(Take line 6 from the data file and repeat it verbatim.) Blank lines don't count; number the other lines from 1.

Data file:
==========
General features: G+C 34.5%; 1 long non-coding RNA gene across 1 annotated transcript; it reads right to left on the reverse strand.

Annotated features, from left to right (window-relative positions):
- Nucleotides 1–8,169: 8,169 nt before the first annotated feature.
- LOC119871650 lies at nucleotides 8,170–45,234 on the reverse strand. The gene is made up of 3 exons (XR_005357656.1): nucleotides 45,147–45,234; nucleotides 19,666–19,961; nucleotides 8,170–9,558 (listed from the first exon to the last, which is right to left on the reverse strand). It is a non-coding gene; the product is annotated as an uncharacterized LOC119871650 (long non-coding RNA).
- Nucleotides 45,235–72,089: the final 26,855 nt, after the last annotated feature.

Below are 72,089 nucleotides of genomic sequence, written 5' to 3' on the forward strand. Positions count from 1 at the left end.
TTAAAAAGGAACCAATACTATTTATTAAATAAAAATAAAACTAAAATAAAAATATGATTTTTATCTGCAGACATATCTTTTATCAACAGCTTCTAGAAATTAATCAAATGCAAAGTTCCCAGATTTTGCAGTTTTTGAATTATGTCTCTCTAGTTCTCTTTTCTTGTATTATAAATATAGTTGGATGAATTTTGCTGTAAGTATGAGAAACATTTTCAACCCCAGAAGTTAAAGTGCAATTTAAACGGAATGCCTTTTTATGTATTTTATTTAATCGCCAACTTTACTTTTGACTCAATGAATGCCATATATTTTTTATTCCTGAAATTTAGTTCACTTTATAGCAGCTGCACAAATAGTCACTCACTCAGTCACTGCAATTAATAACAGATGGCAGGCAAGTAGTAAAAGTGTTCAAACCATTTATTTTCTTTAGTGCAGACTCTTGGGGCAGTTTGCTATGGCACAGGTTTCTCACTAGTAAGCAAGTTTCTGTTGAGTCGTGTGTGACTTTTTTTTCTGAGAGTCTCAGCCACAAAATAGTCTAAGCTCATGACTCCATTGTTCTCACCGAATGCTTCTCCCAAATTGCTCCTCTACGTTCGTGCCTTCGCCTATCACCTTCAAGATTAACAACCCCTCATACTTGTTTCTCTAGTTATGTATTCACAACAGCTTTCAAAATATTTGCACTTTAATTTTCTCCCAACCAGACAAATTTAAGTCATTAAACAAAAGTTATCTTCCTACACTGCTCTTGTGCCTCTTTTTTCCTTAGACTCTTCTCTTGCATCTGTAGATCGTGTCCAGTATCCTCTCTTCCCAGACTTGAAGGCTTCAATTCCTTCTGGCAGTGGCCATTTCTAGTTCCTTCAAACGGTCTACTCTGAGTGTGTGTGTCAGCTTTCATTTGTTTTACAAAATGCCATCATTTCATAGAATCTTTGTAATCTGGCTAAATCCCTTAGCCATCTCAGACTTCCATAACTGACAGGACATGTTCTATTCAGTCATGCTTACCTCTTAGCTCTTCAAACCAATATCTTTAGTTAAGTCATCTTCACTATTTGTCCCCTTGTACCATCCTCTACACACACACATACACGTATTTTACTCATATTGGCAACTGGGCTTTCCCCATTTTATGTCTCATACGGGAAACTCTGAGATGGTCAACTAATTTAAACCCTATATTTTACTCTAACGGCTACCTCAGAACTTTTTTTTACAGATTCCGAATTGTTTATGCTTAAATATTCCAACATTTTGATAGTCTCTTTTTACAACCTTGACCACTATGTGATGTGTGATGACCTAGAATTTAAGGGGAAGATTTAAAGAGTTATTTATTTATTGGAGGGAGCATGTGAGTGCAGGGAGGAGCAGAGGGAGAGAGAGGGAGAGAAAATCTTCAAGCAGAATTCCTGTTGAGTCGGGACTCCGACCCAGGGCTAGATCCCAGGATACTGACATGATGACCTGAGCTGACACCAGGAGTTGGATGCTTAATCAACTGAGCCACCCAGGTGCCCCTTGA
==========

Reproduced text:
Below are 72,089 nucleotides of genomic sequence, written 5' to 3' on the forward strand. Positions count from 1 at the left end.